This page offers topic-specific guidance on the use of the Human Rights and Reproductive Health Matrix, created by United States Agency for International Development (USAID)-supported POLICY Project Human Rights Working Group. To view other aspects of the Matrix, including guidance on other topics, please click on the Matix icon above.
Equal Access to Health Care
Countries are obligated by international law to prevent discrimination and to ensure equality of access in the provision of methods, techniques and services that contribute to reproductive health and well-being. Countries must make available to all family-planning counseling, information, and services; prenatal care, safe delivery, and post-natal care; prevention and appropriate treatment of infertility; abortion where permitted by law and post abortion care; treatment of sexually transmitted diseases, including HIV/AIDS; and information and education on human sexuality, reproductive health, responsible parenthood, and harmful traditional practices.
Links to Reproductive Health
Adequate access to health care services can significantly influence patient use of the health care system and, ultimately, improve health. For example, most maternal deaths are preventable through timely provision of emergency obstetric care. Conversely, heightened reproductive risk results from inadequate health care access, as the AIDS pandemic tragically illustrates: partly due to their lack of access to HIV education, information, and prevention methods, the incidence of HIV is greater in young women than in men.
Human Rights Implicated
Impeding equal access to health services and information violates the right to health by restricting individuals' abilities to make personal healthcare decisions and to attain the best possible health status for themselves and their families. Other human rights, including the following, are also implicated by disparate access to health care:
Relevant Human Rights Documents
The International Covenant on Economic, Social and Cultural Rights (ICESCR) and the Convention on Elimination of All Forms of Discrimination Against Women (CEDAW), both treaties binding on ratifying countries, recognize the right of everyone to the enjoyment of the highest attainable standard of physical and mental health. In particular, CEDAW, Article 12, requires countries to take all necessary measures to eliminate discrimination against women in health care and to ensure that women and men have equal access to health services. This Article further requires that countries provide free and accessible health services in relation to pregnancy and post-natal care.
Additionally, the non-binding but highly persuasive consensus statements from the International Conference on Population and Development (ICPD or Cairo) and the Fourth World Conference on Women (Beijing) highlight the importance of ensuring women access to acceptable reproductive health services throughout the life cycle and of implementing gender-sensitive standards for health care delivery. The CEDAW Committee, the body that oversees compliance with CEDAW, refers to the ICPD guidelines to determine country compliance with CEDAW Art 12. In their reports to the CEDAW Committee, countries therefore should detail their implementation of the lCPD Programme of Action.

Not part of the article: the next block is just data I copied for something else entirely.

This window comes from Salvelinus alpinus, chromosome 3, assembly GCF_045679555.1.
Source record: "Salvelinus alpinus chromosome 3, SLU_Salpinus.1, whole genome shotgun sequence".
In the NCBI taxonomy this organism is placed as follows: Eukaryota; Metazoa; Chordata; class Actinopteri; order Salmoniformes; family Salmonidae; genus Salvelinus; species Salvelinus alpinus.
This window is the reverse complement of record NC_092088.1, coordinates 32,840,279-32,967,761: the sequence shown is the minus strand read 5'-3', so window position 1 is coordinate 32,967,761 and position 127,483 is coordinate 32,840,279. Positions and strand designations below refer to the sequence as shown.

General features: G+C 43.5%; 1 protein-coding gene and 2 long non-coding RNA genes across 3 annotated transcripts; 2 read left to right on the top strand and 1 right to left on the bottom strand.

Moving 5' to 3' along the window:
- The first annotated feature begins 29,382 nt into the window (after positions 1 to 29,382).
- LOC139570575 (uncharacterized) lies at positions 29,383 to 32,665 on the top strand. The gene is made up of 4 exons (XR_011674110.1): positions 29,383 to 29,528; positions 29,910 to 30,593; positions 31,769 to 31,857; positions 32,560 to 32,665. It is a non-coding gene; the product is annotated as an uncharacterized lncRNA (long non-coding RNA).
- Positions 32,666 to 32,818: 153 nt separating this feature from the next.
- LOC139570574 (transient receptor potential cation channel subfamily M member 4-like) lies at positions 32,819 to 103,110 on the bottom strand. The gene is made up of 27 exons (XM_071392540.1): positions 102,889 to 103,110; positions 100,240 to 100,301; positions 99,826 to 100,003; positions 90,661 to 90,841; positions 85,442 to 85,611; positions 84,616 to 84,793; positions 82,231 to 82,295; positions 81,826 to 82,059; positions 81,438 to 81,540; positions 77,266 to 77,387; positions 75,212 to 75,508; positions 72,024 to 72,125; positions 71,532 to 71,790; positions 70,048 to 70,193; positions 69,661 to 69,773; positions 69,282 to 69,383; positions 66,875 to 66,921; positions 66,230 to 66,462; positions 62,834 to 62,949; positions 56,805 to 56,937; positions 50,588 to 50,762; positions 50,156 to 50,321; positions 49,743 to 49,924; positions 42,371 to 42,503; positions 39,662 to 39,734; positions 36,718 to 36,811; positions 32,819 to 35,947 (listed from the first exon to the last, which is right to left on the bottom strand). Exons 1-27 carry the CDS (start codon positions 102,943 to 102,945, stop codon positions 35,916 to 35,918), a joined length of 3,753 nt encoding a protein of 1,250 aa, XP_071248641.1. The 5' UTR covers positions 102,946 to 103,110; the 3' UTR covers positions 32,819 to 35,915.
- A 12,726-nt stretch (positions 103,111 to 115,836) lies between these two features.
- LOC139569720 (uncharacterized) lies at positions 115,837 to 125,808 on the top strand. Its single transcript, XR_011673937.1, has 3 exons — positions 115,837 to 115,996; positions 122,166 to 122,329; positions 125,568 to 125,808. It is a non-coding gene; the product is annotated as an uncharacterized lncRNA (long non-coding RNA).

Key Human Rights Arguments You Could Use
As another the ICESCR Committee notes in its General Comment on the Right to Health, access to health care is determined by the availability of specific services; the accessibility of services to the public; the acceptability of the services to different cultures, sexes, and age groups; and the quality of the services.
To ensure health services are acceptable, accessible, affordable, and appropriate to the needs of women, countries should integrate a gender perspective in their health-related policies, planning, programs and research. To do this, the ICESCR Committee encourages countries to develop and implement a comprehensive national strategy for promoting women's right to health. A major goal should be reducing women's health risks, particularly lowering rates of maternal mortality and protecting women from domestic violence. The realization of women's right to health further requires the removal of all barriers to sexual and reproductive health services, education, and information. In particular, countries should recognize and address harmful traditional cultural practices and norms that negatively impact women?s health and bar women from health care.
Legal Remedies You Could Try
Subjecting a country to international scrutiny is an effective way of pressing a country to modify laws and policies that permit human rights abuse. The international legal system offers women several ways to challenge barriers to their equal access to health care.
This Topic was written by Genevieve Grabman, JD, MPH, in collaboration with Anne K. Eckman, PhD and POLICY's Gender and Human Rights Working Groups. Questions and comments should be directed to firstname.lastname@example.org.
 International Conference on Population and Development (ICPD) Programme of Action, para. 7.6.
 Report of the Committee on the Elimination of Discrimination Against Women, 14th Sess., U.N Doc. A/50/38 (1995).